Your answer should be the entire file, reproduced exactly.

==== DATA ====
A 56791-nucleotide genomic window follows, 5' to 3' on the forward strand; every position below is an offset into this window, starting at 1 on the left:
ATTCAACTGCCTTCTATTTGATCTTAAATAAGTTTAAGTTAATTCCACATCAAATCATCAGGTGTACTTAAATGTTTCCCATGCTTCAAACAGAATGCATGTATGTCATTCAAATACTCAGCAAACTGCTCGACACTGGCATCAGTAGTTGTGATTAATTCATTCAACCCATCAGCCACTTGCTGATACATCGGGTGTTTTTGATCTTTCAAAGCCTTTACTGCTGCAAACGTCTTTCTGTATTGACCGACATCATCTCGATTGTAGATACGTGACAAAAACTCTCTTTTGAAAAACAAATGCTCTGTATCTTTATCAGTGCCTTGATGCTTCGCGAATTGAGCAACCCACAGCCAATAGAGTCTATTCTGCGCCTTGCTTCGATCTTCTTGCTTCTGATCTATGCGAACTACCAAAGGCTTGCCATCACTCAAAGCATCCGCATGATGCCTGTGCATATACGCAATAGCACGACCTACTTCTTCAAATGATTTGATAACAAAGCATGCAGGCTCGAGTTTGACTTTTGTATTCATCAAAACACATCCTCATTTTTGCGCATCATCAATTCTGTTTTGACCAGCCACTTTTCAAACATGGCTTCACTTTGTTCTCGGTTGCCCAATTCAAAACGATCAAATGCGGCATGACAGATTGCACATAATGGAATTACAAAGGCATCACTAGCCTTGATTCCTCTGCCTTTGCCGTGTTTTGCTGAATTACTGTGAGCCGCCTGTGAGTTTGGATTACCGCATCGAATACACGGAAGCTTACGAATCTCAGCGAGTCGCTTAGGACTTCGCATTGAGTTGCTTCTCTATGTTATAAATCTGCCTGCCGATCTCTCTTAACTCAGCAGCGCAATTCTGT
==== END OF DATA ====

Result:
A 56791-nucleotide genomic window follows, 5' to 3' on the forward strand; every position below is an offset into this window, starting at 1 on the left:
ATTCAACTGCCTTCTATTTGATCTTAAATAAGTTTAAGTTAATTCCACATCAAATCATCAGGTGTACTTAAATGTTTCCCATGCTTCAAACAGAATGCATGTATGTCATTCAAATACTCAGCAAACTGCTCGACACTGGCATCAGTAGTTGTGATTAATTCATTCAACCCATCAGCCACTTGCTGATACATCGGGTGTTTTTGATCTTTCAAAGCCTTTACTGCTGCAAACGTCTTTCTGTATTGACCGACATCATCTCGATTGTAGATACGTGACAAAAACTCTCTTTTGAAAAACAAATGCTCTGTATCTTTATCAGTGCCTTGATGCTTCGCGAATTGAGCAACCCACAGCCAATAGAGTCTATTCTGCGCCTTGCTTCGATCTTCTTGCTTCTGATCTATGCGAACTACCAAAGGCTTGCCATCACTCAAAGCATCCGCATGATGCCTGTGCATATACGCAATAGCACGACCTACTTCTTCAAATGATTTGATAACAAAGCATGCAGGCTCGAGTTTGACTTTTGTATTCATCAAAACACATCCTCATTTTTGCGCATCATCAATTCTGTTTTGACCAGCCACTTTTCAAACATGGCTTCACTTTGTTCTCGGTTGCCCAATTCAAAACGATCAAATGCGGCATGACAGATTGCACATAATGGAATTACAAAGGCATCACTAGCCTTGATTCCTCTGCCTTTGCCGTGTTTTGCTGAATTACTGTGAGCCGCCTGTGAGTTTGGATTACCGCATCGAATACACGGAAGCTTACGAATCTCAGCGAGTCGCTTAGGACTTCGCATTGAGTTGCTTCTCTATGTTATAAATCTGCCTGCCGATCTCTCTTAACTCAGCAGCGCAATTCTGT